When A Key Man Leaves The Firm
There’s a front page story in the NY Times today about Quadrangle Group. It’s two stories in one. The first story is about Quadrangle’s use of fundraising agents with political connections to assist them in raising capital from state pension funds. I don’t know anything about that issue other than what I read in the paper so I can’t really comment on that story.
The other story is about Steve Rattner‘s departure to join the Obama administration and help with the restructuring of the US auto industry. Steve is a founder of Quadrangle and is clearly what is known as a “key man”.
In our firm, my partner Brad and I are “key men”. If either of us were to leave our firm for any reason, our investors would have the option of causing an early termination of the “investment period”. Basically, our investors could decide to halt all new investments and put the firm into maintenance mode.
That is exactly what the investors in Quadrangle are now debating. Apparently they have until this friday to make that decision.
This happened to me and my partners in late 2000 when the sole investor in Flatiron Partners, JP Morgan Chase, decided it didn’t want to be doing early stage Internet investing via the Flatiron partnership anymore. We went into maintenance mode and remain in it today. We still have a portfolio of five investments we are managing. It doesn’t take much time anymore but for the first three years after that decision was made, it was a full time job just managing the portfolio.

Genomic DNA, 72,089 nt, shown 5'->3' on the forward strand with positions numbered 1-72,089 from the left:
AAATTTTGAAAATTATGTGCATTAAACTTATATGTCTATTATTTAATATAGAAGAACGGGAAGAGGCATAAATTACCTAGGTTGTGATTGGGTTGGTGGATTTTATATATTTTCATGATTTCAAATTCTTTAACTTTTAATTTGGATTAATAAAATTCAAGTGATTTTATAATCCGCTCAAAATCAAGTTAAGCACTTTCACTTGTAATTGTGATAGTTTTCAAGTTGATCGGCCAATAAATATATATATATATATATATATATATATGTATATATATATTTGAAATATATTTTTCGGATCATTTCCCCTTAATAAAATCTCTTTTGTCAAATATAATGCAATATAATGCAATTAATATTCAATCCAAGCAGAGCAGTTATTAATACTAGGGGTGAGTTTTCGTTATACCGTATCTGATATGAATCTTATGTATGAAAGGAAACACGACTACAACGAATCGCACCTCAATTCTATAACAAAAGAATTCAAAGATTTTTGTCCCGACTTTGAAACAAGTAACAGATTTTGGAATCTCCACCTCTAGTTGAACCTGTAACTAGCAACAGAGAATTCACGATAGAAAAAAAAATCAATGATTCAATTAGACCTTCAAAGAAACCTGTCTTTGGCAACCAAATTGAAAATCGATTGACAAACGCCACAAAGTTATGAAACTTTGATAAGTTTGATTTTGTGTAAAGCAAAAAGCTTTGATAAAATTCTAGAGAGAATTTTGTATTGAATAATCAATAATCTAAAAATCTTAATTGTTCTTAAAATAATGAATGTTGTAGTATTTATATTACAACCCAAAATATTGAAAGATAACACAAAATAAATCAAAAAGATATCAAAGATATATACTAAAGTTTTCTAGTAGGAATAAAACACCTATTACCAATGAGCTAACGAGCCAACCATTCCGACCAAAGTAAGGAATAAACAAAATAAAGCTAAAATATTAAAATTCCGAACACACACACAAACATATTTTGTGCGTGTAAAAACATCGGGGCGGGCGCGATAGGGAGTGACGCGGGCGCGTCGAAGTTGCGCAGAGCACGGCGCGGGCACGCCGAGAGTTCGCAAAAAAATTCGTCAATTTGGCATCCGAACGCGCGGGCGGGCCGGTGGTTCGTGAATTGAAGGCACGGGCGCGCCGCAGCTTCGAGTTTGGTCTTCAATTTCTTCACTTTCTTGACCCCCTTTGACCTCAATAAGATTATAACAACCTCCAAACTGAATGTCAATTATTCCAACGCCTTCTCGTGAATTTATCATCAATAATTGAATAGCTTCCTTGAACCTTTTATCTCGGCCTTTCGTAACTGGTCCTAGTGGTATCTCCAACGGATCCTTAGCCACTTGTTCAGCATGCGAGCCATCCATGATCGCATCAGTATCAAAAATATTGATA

I talked a bit about this during my InSITE talk a few weeks ago. Here’s a short one minute clip from that talk where I addresses this issue. The clip keeps going but the relevant part ends at 8:10.
It’s not often that a key man, like Steve Rattner, leaves a firm in the middle of a fund cycle. It is more common for the departure to happen at the start of a new fund cycle. One of the great venture capitalists of all time is Vinod Khosla, who now has his own venture firm, Khosla Ventures, but he is also still affiliated with his prior firm, Kleiner Perkins. At some point, I don’t know the exact details, Vinod decided he did not want to be part of the team raising a new fund at Kleiner Perkins. But because he has obligations to his partners, investors, and portfolio companies, he will be involved with Kleiner Perkins for some time to come. That’s typically how this kind of thing happens.
The biggest and best known venture firms may not have key man provisions in their fund documents. They may have gotten beyond the point when any one partner is critical to the firm’s ability to manage a fund. But most smaller funds and newer funds are going to have these provisions and if a key man departs, for any reason, it can mean the end of the firm as an ongoing entity.
So if you are a VC or an entrepreneur, pick your partners wisely and make sure they are in it for the long haul. As I said in the InSITE talk, venture capital is a long term business and requires people who are patient and committed investors.